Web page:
Uma Maheswaran S80p
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~ Leadership involves standing apart from others without separating yourself from them.
~ It could also mean speaking up when others are silent.
~ It necessarily requires the leader to remain steadfast, grounded, and measured in the face of uncertainty.
~ A leader must respond productively to political opposition (even backstabbing) without getting sidetracked, distracted, or losing your focus.
~ And a leader should be able to stay in the discomfort of a colleague’s anger without shutting off or becoming defensive.
I just completed reading a fantastic book, "How do you measure your life?" by the Harvard Business School Professor 'Clayton M. Christensen'. At the end the book, Christensen asserts that --
"While many of us might default measuring our lives by summary statistics, such as number of people preside over, number of awards, or dollars accumulated, and so on, the only metrics that will matter to my life are individuals whom I have been able to help, one by one, to become better people."
A book first; and, a post today. A good time for my reflection and action!!!
-- Working towards 'being respected rather than being liked' as a leader
-- Always listening to others but not compromising either.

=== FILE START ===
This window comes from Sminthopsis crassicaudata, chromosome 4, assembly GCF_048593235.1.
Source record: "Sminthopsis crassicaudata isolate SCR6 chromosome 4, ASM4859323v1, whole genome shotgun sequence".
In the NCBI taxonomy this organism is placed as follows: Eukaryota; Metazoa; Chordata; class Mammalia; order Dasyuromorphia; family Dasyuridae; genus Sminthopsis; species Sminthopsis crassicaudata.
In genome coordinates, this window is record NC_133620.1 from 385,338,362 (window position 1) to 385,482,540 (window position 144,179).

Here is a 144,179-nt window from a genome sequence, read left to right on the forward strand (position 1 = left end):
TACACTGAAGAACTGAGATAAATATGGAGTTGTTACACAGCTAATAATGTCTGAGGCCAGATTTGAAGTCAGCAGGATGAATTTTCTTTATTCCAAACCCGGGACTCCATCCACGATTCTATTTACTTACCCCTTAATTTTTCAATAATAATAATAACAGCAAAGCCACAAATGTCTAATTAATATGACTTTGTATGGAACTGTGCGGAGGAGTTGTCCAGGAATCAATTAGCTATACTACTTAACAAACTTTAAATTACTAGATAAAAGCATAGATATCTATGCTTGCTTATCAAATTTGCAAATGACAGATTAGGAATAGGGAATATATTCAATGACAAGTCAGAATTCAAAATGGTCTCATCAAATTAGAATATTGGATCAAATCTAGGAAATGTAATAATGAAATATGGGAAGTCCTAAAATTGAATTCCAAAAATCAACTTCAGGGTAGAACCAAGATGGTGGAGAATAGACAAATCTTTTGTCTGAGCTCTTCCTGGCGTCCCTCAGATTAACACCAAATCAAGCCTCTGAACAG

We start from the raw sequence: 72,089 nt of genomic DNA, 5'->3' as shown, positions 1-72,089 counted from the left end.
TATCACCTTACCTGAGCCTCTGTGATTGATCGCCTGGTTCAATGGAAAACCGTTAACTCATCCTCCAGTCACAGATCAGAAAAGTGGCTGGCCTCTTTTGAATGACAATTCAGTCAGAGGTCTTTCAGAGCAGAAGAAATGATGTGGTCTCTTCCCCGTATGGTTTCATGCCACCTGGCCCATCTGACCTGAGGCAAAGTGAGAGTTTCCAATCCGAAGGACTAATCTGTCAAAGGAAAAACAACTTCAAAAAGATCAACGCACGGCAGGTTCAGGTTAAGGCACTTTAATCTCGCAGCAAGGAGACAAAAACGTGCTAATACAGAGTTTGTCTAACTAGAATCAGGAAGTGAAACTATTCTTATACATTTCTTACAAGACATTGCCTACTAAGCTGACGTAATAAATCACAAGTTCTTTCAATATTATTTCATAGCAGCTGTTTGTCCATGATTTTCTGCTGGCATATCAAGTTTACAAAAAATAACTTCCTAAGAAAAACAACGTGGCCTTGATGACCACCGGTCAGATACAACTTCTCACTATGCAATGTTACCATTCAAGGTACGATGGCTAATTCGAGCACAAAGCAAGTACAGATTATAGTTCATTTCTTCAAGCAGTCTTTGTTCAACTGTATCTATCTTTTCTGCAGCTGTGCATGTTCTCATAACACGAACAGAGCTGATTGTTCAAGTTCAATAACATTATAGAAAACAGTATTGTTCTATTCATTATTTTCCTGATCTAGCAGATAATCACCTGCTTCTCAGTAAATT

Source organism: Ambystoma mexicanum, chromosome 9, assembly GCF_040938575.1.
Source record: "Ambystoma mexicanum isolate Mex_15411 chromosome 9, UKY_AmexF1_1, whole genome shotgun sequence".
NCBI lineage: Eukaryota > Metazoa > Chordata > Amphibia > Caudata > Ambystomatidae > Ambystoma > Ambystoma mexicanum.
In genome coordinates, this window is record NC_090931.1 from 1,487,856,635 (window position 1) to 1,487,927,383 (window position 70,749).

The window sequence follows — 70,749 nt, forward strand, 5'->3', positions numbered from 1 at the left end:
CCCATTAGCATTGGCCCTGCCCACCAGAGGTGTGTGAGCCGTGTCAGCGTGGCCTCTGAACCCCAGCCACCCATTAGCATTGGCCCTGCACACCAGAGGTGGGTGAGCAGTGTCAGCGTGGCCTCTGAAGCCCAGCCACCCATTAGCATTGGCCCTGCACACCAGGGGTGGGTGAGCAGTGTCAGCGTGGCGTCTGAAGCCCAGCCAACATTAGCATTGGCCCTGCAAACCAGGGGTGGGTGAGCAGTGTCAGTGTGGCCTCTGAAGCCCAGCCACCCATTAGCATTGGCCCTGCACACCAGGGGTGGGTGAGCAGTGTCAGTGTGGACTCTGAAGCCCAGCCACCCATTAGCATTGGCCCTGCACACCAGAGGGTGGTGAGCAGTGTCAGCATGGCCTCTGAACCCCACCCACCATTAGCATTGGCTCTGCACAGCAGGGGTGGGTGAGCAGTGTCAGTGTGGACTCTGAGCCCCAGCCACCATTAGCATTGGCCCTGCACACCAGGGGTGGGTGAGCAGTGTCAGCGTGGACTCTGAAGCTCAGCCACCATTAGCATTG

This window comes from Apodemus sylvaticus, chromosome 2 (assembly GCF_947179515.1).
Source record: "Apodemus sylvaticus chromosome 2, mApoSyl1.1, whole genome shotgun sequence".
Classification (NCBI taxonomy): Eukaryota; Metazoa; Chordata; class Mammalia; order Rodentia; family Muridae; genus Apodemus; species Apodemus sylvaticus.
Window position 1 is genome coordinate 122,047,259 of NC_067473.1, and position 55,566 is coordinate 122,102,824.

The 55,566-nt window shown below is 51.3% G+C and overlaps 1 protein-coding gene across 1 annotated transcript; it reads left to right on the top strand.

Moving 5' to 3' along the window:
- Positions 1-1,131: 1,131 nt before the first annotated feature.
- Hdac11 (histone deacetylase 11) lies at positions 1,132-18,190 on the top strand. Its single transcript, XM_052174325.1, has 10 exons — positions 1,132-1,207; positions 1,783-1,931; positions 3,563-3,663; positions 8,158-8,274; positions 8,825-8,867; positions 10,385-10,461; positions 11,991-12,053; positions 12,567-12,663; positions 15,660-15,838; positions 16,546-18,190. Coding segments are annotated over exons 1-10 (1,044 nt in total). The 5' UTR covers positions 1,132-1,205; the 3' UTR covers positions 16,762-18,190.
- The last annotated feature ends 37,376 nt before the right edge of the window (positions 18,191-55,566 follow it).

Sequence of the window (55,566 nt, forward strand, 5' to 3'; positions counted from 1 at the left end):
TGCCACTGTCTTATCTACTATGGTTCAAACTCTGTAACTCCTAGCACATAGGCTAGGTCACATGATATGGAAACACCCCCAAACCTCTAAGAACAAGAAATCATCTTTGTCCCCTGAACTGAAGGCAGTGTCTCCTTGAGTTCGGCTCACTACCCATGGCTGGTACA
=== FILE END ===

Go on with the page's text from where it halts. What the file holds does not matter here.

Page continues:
In Matthew 15:19, Jesus himself asserts, "For out of the heart proceed evil thoughts, murders, adulteries, fornications, thefts, false witness, blasphemies." Therefore, it is inevitable that we guard our heart.
(1)As a leader, I feel that it is important to have clear vision and challenge status quo. There is nothing wrong in being a visionary. This necessitates one to be creative and think outside the box.
(2) It is important for a leader to observe things using all his senses. It will help him in his decision making process in the long run. (Observation is a skill which many do not possess these days)
(3) It is good for the leader to have an undivided heart committed to a purpose.
Many times, I see people failing to address this "why" before harping on to "how"? When we are able to answer the "why", then "if" and subsequently "how" can be managed with ease and confidence.
I feel that this is the one of the prime reasons for success of the 'purpose driven people' in this world.
Yup! Our attitude can --
•make a difference in our approach to life
•make a difference in our relationships with people
•make a difference in how we view challenges
Also, I think our attitude cannot --
•substitute for competence
•substitute for experience
•change the facts
•substitute for personal growth
I believe that Viktor E. Frankl (the Austrian neurologist and psychiatrist and the Holocaust survivor and author of the book ‘Man's Search for Meaning’) is one of the good examples of great attitude exhibited during his imprisonment under Nazi regime.